Alejandro Mariano deported from Canada over Hells Angels membership

Steve Mertl
Daily BrewDecember 7, 2012

Being a Hells Angel or even a wannabe is enough to get you kicked out of Canada if you're a foreigner.

The federal Immigration and Refugee Board has ruled the infamous motorcycle gang is a criminal organization and on those grounds deported Chilean citizen Alejandro Mariano Chung, the National Post reports.

He's the latest in a string of Hells Angels associates deported in the last few years.

The 43-year-old Winnipeg resident was put on a plane last month after a ruling by a board panel that Chung's association with the Hells Angels made it likely he knew about its criminal activities.

"The PC [person concerned] testified that he was not aware of any criminal activity on the part of the Manitoba Chapter and that he just wanted to ride motorcycles with the club," the synopsis of the ruling says. "The panel did not find the PC's testimony to be credible. The panel found that the mens rea of membership, namely knowledge of the illegal activities of the organization, was made out.

"The panel found on reasonable grounds that Hells Angels is a criminal organization and that the PC was a member. The PC was inadmissible on the grounds of organized criminality and a deportation order was issued against him."

Chung, who came to Canada in 1979 but never became a citizen, was apparently working on becoming a full-patch member of the Hells Angels. He was one of two people found in the club house — supposedly there to tidy up — when authorities arrived to seize it under the Criminal Property Forfeiture Act.

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Chung and his companion weren't charged but that incident and several other encounters with police were used as evidence at his immigration hearing, the Post said.

He denied witnessing any criminal doings but Winnipeg and Ontario police officers testified almost all members of the Manitoba chapter have criminal records.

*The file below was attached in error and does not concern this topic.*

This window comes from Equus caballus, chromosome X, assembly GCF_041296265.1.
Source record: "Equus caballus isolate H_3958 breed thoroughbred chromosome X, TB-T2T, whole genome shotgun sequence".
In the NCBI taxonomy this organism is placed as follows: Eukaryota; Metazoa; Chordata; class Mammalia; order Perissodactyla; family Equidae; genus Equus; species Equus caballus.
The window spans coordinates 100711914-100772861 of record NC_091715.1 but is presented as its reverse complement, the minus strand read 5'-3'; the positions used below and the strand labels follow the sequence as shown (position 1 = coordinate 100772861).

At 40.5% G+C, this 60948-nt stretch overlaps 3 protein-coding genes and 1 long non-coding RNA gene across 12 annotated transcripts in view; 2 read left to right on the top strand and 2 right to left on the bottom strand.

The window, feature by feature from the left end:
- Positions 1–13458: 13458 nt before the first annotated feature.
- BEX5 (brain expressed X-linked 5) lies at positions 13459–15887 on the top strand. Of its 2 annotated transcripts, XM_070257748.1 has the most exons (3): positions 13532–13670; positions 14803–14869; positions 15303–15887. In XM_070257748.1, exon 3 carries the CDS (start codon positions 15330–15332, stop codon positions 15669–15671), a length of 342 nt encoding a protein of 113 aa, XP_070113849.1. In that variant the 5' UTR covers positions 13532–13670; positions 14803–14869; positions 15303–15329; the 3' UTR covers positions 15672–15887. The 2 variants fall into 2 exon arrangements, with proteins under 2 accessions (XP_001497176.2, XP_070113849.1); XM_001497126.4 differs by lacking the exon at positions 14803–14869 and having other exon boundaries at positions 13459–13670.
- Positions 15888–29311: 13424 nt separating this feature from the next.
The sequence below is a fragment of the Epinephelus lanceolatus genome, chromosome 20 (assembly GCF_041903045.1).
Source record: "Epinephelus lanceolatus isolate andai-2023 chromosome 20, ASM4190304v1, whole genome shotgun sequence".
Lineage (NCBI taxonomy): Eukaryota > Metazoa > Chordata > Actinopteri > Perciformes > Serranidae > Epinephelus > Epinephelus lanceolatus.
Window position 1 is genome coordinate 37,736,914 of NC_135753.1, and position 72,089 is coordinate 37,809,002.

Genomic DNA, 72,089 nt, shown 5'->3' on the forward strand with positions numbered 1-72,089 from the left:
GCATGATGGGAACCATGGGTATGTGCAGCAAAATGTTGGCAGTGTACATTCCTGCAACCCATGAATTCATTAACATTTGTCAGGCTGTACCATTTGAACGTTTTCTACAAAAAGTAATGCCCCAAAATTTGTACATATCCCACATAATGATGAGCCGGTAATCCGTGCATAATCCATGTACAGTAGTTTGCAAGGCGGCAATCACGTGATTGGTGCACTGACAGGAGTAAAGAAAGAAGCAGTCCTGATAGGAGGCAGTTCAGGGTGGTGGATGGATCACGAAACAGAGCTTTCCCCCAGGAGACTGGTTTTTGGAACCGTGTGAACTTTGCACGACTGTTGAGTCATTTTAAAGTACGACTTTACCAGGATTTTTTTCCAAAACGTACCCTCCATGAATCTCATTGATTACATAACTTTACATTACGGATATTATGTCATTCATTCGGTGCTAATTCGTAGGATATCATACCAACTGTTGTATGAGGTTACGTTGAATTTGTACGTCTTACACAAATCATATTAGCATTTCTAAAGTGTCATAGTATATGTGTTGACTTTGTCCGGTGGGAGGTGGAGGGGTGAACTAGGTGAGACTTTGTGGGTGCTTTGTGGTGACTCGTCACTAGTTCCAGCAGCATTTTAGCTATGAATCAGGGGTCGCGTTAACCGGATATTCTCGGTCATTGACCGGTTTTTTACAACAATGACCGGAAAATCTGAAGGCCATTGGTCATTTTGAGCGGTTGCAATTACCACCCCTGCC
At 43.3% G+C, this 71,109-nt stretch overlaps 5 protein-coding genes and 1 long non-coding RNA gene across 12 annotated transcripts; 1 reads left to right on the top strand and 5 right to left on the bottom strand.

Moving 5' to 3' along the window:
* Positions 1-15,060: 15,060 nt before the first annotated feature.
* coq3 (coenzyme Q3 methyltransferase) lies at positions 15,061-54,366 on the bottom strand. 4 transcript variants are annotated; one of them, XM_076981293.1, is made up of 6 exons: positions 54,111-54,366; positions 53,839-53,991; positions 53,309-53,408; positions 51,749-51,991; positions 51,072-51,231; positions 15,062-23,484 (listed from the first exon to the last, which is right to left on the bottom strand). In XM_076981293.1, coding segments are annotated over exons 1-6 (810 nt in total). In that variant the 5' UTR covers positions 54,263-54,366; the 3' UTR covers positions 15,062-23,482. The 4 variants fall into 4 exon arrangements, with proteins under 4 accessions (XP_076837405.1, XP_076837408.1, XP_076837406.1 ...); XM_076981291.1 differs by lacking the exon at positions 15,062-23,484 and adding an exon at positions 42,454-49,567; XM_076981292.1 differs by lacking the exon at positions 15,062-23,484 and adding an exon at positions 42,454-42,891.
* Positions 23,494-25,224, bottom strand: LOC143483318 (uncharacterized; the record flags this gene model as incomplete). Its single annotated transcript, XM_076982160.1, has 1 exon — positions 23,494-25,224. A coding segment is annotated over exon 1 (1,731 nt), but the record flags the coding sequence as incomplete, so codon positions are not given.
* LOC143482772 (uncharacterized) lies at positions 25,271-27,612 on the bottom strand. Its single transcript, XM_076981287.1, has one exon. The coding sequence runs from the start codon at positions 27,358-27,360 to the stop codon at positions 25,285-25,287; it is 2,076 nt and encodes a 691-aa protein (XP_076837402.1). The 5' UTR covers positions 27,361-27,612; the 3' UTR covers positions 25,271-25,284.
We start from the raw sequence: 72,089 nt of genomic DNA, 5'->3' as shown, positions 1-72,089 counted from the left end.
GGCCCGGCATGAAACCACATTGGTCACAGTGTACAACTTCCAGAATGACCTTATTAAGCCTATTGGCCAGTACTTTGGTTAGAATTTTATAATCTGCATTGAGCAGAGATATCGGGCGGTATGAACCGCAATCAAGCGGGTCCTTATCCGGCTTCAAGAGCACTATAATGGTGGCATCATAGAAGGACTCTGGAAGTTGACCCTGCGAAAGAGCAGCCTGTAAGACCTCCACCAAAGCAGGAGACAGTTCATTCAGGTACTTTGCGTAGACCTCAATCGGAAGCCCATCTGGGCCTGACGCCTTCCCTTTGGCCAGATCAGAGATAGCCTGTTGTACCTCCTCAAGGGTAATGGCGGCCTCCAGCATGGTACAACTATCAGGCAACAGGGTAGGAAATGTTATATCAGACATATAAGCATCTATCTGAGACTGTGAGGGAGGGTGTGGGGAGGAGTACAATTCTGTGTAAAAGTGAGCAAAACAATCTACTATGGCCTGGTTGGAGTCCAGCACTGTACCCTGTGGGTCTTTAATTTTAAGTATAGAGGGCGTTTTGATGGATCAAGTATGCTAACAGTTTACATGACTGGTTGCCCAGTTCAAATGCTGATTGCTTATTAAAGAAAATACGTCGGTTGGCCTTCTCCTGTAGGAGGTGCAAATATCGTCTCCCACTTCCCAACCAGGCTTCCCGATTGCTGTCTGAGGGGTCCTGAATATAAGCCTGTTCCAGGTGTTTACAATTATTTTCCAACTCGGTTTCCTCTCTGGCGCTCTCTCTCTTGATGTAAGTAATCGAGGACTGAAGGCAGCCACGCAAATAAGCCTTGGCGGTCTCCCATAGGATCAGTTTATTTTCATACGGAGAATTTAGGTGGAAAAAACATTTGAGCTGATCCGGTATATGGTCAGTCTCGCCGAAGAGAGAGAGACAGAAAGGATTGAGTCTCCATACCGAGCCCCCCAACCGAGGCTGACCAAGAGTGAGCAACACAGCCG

"The business of the Hells Angels is crime," the board ruled. "From the organization's point of view it would make no sense to invest time in bringing Mr. Chung up through the ranks unless he was going to be part of their criminal activity."

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Chung is appealing his deportation in the Federal Court of Canada.

He's not the first non-Canadian associate of the Hells Angels to be removed from Canada, the Post noted. Australian Mitchell Vaughan, a member of the Angels' Nomads chapter from Melbourne, was detained in Victoria and sent back to Australia in September 2011. Mark Staples, treasurer of the Angels' downtown Toronto chapter, came to Canada from Scotland more than 40 years ago at age seven but never became a citizen. He was stopped at Vancouver International Airport returning from Japan on his British passport and deported in 2010. American Adam Hall, a member of the Angels in Massachusetts, was sent back to the U.S. in 2007 despite having a Canadian mother, the Post said.

Membership in a criminal organization is grounds for inadmissibility to Canada but the Hells Angels insist they're merely group of motorcycle enthusiasts.

The Angels filed suit in the United States this year challenging the U.S. government's ban on foreign members of the club entering the country, the Post noted.